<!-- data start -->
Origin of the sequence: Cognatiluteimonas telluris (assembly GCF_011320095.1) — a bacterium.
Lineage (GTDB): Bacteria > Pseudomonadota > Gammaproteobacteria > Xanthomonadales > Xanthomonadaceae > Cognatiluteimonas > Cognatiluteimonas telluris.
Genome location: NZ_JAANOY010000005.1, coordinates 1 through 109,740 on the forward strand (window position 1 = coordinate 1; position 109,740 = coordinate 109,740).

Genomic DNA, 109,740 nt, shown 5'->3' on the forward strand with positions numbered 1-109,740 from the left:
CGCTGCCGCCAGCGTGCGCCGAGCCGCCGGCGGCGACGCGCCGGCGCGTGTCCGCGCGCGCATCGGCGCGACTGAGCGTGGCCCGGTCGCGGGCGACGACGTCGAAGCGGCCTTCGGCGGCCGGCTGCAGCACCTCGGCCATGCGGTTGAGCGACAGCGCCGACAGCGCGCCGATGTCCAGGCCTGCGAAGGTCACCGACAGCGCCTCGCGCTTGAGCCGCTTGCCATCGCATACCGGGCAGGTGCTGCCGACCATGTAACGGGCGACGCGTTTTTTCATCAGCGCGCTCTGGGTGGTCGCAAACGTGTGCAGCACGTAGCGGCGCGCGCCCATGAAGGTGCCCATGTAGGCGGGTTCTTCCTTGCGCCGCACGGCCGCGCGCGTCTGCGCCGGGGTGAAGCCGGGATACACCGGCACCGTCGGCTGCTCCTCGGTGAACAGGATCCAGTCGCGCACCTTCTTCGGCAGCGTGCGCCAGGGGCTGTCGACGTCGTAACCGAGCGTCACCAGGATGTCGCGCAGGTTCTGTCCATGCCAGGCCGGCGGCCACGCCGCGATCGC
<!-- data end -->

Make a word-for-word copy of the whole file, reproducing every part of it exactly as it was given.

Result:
Origin of the sequence: Cognatiluteimonas telluris (assembly GCF_011320095.1) — a bacterium.
Lineage (GTDB): Bacteria > Pseudomonadota > Gammaproteobacteria > Xanthomonadales > Xanthomonadaceae > Cognatiluteimonas > Cognatiluteimonas telluris.
Genome location: NZ_JAANOY010000005.1, coordinates 1 through 109,740 on the forward strand (window position 1 = coordinate 1; position 109,740 = coordinate 109,740).

Genomic DNA, 109,740 nt, shown 5'->3' on the forward strand with positions numbered 1-109,740 from the left:
CGCTGCCGCCAGCGTGCGCCGAGCCGCCGGCGGCGACGCGCCGGCGCGTGTCCGCGCGCGCATCGGCGCGACTGAGCGTGGCCCGGTCGCGGGCGACGACGTCGAAGCGGCCTTCGGCGGCCGGCTGCAGCACCTCGGCCATGCGGTTGAGCGACAGCGCCGACAGCGCGCCGATGTCCAGGCCTGCGAAGGTCACCGACAGCGCCTCGCGCTTGAGCCGCTTGCCATCGCATACCGGGCAGGTGCTGCCGACCATGTAACGGGCGACGCGTTTTTTCATCAGCGCGCTCTGGGTGGTCGCAAACGTGTGCAGCACGTAGCGGCGCGCGCCCATGAAGGTGCCCATGTAGGCGGGTTCTTCCTTGCGCCGCACGGCCGCGCGCGTCTGCGCCGGGGTGAAGCCGGGATACACCGGCACCGTCGGCTGCTCCTCGGTGAACAGGATCCAGTCGCGCACCTTCTTCGGCAGCGTGCGCCAGGGGCTGTCGACGTCGTAACCGAGCGTCACCAGGATGTCGCGCAGGTTCTGTCCATGCCAGGCCGGCGGCCACGCCGCGATCGC